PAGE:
10. ganbustein

    Linking Ical and Address Book

    I did something sorta kinda like that with AppleScript. I didn't like the automatic Birthday calendar, for a couple of reasons. Birthdays didn't show up in my Palm's address book. As a consequence, I also cannot enter/edit a birthday on the Palm and have it show up in Address book. The automatic Birthday calendar only shows annual birthdays. I wanted it to also track Kilodays and Kibidays. (A kiloday is 1000 days. Much more interesting than ordinary birthdays, because they're rarer. Some of my friends who are as geeky as I asked why I wasn't also tracking kibidays, which is to say, multiples of 1024 days.) So I wrote some helper AppleScripts. One of them updates the comments field (which is synchronized with Palm) to contain birthday, age, next kiloday, and next kibiday. It also looks for differences between the birthday in the comments field and in Address Book's birthday field, and propagates changes back. Another AppleScript creates new iCal events based on birthdate, distinguishing between three classes of contacts: those whose birthdays I won't celebrate anyway, those who might be amused by a "Happy Kiloday" greeting, and those who will appreciate the significance of a kibiday. These scripts don't run automatically, although I suppose I could arrange them to. As is, I run them when I think of it. But the feature that's relevant to your inquiry is that, once I've added a Birthday or Kiloday or Kibiday event to iCal, it's an ordinary iCal event, and can be customized with alarms, put on a shared calendar, whatever. You might try doing something similar. Both iCal and Address Book are readily scriptable. (One gotcha is that there's a bug in Leopard. If in AppleScript you discover that someone is, say, 22326 days old, then to get the date of their next Kiloday you might try adding 23000 days to their birthday. That works in Tiger, but in Leopard you can't add more than about 6000 days at a time. The workaround, which works in both Tiger and Leopard, is to start with their birthday and repeatedly add 1000 days until you get a date in the future. I reported this bug the week 10.5.0 came out, and it's still not fixed in 10.5.2.)
  11. ganbustein

    Do I still need OS9 or Classic?

    You don't need it and can safely throw it away. The only thing you need to watch out for is that Vintage MacOS (anything pre-OS X) would let you put documents pretty much wherever you wanted. It was not uncommon for users to store documents in the same folder as the application that created them. Even if you've long since upgraded to OS X versions of those applications, the documents may still live intermingled with your classic applications. Before trashing any classic folders, you might want to peek inside, perhaps using Spotlight to locate recently opened documents. (Search for "Last Opened" "Within Last" ... .) That having been said... Your classic System folder can have any name, but the default name is "/System Folder". By definition, a "system folder" is any folder that contains files named "System" and "Finder". Delete any of those you find, except /System/Library/CoreServices. (That's your OS X system folder, and you kinda want to keep that; all other system folders are for classic. But you don't need to search for them. The "Classic" pane of System Preferences will find them for you.) Your classic applications can be anywhere, but by default they're in "/Applications (Mac OS 9)". (Or something close to that. I long ago renamed these folders to "/Classic/System" and "/Classic/Applications", because I got annoyed that their presence interfered with autocompletion in Terminal when I wanted to look in /Applications or /System.) Delete that, along with any other classic applications you find. (Get Info will show "Kind: Application (Classic)". Use Spotlight to search for "Kind" "Others..." "Classic Application".) After deleting your classic applications, you might be able to reclaim a little disk space by rebuilding the classic desktop database one last time. (Look in System Preferences -> Classic -> Advanced.)This is a purely optional optimization that will produce a positive but probably insignificant performance boost. (Even though it's a legacy database, Launch Services still uses it, even on Leopard on Intel where there has never been any flavor of Classic. Databases work better if you eliminate useless data from them.) Your classic desktop is in a normally invisible folder named "/Desktop Folder". Since it's normally invisible, OS X automatically creates a visible alias to it, named "Desktop (Mac OS 9)" if and only if there is anything in there. If you move everything out of your classic desktop, that alias will disappear on the next restart. If you want, you can also delete "/Desktop Folder" itself, but the only space it takes up is for the invisible .DS_Store file inside, and a little space in the catalog. Do not delete /System/Library/CoreServices/Classic. That and everything else inside /System is off-limits. You can look, but don't touch.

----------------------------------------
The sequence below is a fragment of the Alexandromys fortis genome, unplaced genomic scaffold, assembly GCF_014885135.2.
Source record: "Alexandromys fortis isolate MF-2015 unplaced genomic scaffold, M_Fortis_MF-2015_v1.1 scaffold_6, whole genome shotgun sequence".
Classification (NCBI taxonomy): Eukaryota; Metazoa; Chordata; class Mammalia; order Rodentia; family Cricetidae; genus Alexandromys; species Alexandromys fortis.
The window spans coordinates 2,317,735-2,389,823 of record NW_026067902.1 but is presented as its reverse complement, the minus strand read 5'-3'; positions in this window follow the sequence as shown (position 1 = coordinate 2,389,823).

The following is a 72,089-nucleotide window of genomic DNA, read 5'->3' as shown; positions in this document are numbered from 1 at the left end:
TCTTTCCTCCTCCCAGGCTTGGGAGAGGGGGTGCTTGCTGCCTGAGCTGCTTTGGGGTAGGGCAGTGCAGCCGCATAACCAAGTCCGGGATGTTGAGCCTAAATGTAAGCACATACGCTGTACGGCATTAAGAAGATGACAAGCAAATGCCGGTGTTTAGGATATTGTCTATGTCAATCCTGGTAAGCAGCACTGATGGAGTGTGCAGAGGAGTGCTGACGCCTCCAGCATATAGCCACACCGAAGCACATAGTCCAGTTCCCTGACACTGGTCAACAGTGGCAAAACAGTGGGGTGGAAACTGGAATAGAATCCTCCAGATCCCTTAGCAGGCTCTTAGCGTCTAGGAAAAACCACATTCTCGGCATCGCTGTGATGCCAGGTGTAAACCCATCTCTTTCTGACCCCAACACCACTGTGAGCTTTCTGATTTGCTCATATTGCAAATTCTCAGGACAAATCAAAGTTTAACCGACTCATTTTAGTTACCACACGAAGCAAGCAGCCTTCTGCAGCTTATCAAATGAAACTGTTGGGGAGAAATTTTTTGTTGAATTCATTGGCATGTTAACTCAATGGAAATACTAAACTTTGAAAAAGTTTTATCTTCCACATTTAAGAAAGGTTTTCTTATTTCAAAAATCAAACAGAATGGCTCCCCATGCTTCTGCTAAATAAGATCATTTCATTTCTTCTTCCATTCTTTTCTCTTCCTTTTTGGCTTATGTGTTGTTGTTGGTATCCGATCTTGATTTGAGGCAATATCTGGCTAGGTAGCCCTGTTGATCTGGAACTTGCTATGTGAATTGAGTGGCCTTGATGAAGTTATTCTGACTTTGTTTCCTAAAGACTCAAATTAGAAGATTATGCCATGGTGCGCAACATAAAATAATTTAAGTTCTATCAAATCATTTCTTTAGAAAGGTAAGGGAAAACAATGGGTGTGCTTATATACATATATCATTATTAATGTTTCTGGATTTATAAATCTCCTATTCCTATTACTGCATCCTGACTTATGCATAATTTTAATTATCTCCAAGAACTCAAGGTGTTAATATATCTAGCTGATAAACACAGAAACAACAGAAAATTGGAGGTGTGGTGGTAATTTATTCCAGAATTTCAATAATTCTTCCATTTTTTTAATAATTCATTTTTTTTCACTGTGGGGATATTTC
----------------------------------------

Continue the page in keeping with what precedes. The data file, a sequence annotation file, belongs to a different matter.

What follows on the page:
12. Yeah, I'd say that Core Data is overkill for this. But then, Core Data always strikes me as overkill. YMMV. (The one saving grace of overkill is that it does work. Once you get it working, anyway, although sometimes it takes a lot of work to get it working. Underkill, on the other hand, can take a lot of work to get working. Choose wisely.) For the 26 floating-point numbers, I'd just build an NSMutableArray containing 26 NSNumbers, and put that array in your defaults. Similarly for the list of timestamp/float values. Create a custom class containing an NSDate and an NSNumber. Store an NSMutableArray of those in your defaults.
  13. ganbustein

    Keep Application in Active Memory